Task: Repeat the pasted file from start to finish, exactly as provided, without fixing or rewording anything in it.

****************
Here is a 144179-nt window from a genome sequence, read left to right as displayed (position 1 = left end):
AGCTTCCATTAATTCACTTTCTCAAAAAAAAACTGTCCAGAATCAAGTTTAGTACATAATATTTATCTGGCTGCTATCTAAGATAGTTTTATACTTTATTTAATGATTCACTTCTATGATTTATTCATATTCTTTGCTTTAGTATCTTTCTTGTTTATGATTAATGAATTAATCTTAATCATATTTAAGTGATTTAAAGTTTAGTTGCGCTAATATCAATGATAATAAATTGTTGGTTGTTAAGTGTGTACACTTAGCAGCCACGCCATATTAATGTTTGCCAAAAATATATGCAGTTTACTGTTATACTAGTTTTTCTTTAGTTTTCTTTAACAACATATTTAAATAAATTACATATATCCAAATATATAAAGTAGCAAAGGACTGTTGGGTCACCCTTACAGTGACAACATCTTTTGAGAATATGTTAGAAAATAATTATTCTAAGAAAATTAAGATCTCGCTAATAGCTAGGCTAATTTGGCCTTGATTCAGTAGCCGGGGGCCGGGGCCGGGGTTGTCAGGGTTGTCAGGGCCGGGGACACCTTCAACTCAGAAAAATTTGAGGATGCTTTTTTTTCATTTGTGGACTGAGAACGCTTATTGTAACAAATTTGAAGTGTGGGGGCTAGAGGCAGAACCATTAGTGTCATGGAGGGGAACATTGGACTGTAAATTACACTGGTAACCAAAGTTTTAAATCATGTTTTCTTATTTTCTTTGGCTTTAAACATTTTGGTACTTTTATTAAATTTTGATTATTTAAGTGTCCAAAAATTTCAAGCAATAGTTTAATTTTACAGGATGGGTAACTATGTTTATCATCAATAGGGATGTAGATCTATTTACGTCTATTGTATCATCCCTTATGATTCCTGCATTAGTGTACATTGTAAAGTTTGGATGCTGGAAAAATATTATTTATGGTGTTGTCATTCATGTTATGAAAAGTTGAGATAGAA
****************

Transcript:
Here is a 144179-nt window from a genome sequence, read left to right as displayed (position 1 = left end):
AGCTTCCATTAATTCACTTTCTCAAAAAAAAACTGTCCAGAATCAAGTTTAGTACATAATATTTATCTGGCTGCTATCTAAGATAGTTTTATACTTTATTTAATGATTCACTTCTATGATTTATTCATATTCTTTGCTTTAGTATCTTTCTTGTTTATGATTAATGAATTAATCTTAATCATATTTAAGTGATTTAAAGTTTAGTTGCGCTAATATCAATGATAATAAATTGTTGGTTGTTAAGTGTGTACACTTAGCAGCCACGCCATATTAATGTTTGCCAAAAATATATGCAGTTTACTGTTATACTAGTTTTTCTTTAGTTTTCTTTAACAACATATTTAAATAAATTACATATATCCAAATATATAAAGTAGCAAAGGACTGTTGGGTCACCCTTACAGTGACAACATCTTTTGAGAATATGTTAGAAAATAATTATTCTAAGAAAATTAAGATCTCGCTAATAGCTAGGCTAATTTGGCCTTGATTCAGTAGCCGGGGGCCGGGGCCGGGGTTGTCAGGGTTGTCAGGGCCGGGGACACCTTCAACTCAGAAAAATTTGAGGATGCTTTTTTTTCATTTGTGGACTGAGAACGCTTATTGTAACAAATTTGAAGTGTGGGGGCTAGAGGCAGAACCATTAGTGTCATGGAGGGGAACATTGGACTGTAAATTACACTGGTAACCAAAGTTTTAAATCATGTTTTCTTATTTTCTTTGGCTTTAAACATTTTGGTACTTTTATTAAATTTTGATTATTTAAGTGTCCAAAAATTTCAAGCAATAGTTTAATTTTACAGGATGGGTAACTATGTTTATCATCAATAGGGATGTAGATCTATTTACGTCTATTGTATCATCCCTTATGATTCCTGCATTAGTGTACATTGTAAAGTTTGGATGCTGGAAAAATATTATTTATGGTGTTGTCATTCATGTTATGAAAAGTTGAGATAGAA